Jack Reacher: Never Go back (take a cue from the title and don’t ever go back to it)
During the 90’s, a sure shot way to figure out a wannabe was to ask a simple question involving the identity of their favorite Hollywood actor. The acid test usually yielded a cringe worthy Tom Cruise or a Brad Pitt. Every now and then you also get a wise-ass girl pseudo-retorting with an, ‘Apnay aap ko Tom Cruise samajhtay ho kya?’ (Do you think you’re Tom Cruise?) type of lousy comeback line. Even then I would be all ‘heck no! I’d rather frikkin be a Bobby De Niro than the overrated Cruise’.
Don’t get me wrong I am still a big fan of a couple of his flicks, Eyes Wide Shut and Magnolia to name a couple. But me being impressed had more to do with the directorial wizardry of Stanley Kubrick and Paul Thomas Anderson than anything that Nicole Kidman’s ex had to offer.
And you know what? Tommy boy still hasn’t changed one bit. Unfortunately for Tom Cruise, he is no longer Hollywood’s Golden Boy and audience and critics wouldn’t go easy on him for his latest drab as they would have in the past.
Now, before we actually delve into the matter of critically deconstructing Jack Reacher: Never Go Back, how about I put this on record that despite Cruise’s (now waning) box-office pull, he arguably was the worst choice to play the titular character. Tom Cruise has absolutely nothing in common physically with author Lee Child’s crime-solving ex-military drifter. The 54-year-old at 5’6 is infamously a foot shorter than Reacher. So you automatically take out the one group – the die-hard fans of the book series –that probably could have turned out to be your cinematic saviour. All that’s left for Tom Cruise to exert his charms is the response from pretentious middle aged aunties, who are still stuck with misguided nostalgia.
So anyway, the sequel of Cruise’s B grade Mission: Impossible franchise, the series he acts in while he’s killing time kicks off with him heading back to Virginia to finally meet Susan Turner (Cobie Smulders), the army major who replaces Reacher. He finds that she’s been arrested for espionage, and being the protagonist, our hero sets out to save the day to prove her innocence – it helps that she is conventionally beautiful too – whilst kicking the back sides of the baddies. Also, in a totally unnecessary subplot meant to humanise a character that isn’t particularly human in the first place, we meet a teenage girl (Danika Yarosh) who may or may not be Reacher’s daughter. She exists mostly to be captured so that Reacher can save her. These three are thrust together by necessity, and must contend with a series of bad guys to prolong the dreary narrative along with our collective miseries.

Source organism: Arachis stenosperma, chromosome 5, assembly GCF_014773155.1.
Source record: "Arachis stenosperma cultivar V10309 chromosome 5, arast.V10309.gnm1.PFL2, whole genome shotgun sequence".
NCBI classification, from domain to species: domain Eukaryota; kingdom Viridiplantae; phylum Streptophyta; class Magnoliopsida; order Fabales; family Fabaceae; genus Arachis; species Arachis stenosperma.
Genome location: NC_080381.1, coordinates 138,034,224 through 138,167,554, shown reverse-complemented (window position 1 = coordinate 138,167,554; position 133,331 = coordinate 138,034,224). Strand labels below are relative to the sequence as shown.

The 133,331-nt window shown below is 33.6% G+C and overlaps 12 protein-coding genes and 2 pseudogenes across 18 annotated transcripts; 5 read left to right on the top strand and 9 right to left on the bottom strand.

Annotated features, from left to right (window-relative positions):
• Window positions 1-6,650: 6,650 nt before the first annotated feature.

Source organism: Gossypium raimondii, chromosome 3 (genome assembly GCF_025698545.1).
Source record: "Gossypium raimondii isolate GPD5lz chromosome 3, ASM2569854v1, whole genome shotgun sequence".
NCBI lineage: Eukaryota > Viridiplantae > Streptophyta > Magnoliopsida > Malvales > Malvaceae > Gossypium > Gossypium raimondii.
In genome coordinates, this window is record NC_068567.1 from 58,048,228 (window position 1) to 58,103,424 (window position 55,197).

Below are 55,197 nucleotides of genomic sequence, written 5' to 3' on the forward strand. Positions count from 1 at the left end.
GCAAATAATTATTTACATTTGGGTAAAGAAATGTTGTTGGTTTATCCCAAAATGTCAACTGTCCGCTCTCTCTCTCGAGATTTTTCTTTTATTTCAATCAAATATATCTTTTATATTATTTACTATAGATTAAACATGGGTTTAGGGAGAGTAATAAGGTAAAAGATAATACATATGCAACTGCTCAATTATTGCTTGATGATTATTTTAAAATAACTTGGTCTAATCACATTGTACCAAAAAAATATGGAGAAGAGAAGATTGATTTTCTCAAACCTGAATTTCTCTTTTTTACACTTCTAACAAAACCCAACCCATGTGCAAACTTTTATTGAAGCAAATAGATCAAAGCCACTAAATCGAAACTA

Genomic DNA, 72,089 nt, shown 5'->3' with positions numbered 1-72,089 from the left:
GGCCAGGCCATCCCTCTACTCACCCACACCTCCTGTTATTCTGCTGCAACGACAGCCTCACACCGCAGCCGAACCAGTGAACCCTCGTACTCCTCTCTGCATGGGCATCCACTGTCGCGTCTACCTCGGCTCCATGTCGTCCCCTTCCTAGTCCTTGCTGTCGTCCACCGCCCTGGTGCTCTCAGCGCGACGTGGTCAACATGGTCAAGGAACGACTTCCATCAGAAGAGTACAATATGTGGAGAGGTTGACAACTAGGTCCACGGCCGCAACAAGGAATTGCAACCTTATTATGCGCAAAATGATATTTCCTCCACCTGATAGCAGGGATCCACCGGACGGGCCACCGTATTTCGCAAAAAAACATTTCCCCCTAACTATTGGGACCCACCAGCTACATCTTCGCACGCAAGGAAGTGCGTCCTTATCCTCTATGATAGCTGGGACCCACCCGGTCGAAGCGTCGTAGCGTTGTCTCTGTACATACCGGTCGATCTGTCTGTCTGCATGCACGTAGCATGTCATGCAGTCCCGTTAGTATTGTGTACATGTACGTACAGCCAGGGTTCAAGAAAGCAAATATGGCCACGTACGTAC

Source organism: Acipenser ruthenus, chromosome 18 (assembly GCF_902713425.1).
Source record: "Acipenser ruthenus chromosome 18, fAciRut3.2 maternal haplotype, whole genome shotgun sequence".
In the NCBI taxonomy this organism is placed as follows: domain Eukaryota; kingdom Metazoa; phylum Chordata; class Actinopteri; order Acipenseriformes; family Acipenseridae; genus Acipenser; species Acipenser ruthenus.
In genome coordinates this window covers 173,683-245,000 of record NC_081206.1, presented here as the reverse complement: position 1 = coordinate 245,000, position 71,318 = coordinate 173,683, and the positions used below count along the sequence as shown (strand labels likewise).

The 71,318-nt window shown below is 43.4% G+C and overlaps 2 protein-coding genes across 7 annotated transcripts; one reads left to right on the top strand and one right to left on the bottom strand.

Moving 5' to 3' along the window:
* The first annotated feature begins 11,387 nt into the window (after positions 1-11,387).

I don’t know if you have come across an extended supercut of ‘Tom Cruise running in all of his movies’ video hitting the social media in the past week or so.
Seen together, all of them seem like an aimless runabout. But I am fairly certain, as repetitive as it may seem, most of the clips would have had a context in the grand scheme of their respective movie plots. Jack Reacher on the other hand, even without the excuse of being a complete film, is exactly like the comically long viral video, ie, Tom Cruise darting and dashing around for no reason whatsoever.
For the last decade and a half, Cruise has been desperately clinging onto whatever youth he has left, playing the action hero in so many big studio productions, it’s difficult to keep track.
It’s high time he takes a cue from the title of his latest offering and never goes back to the increasingly tedious genre that he has found himself stuck in and reinvents himself or else even my female acquaintances of yore will have a hard time owning him.
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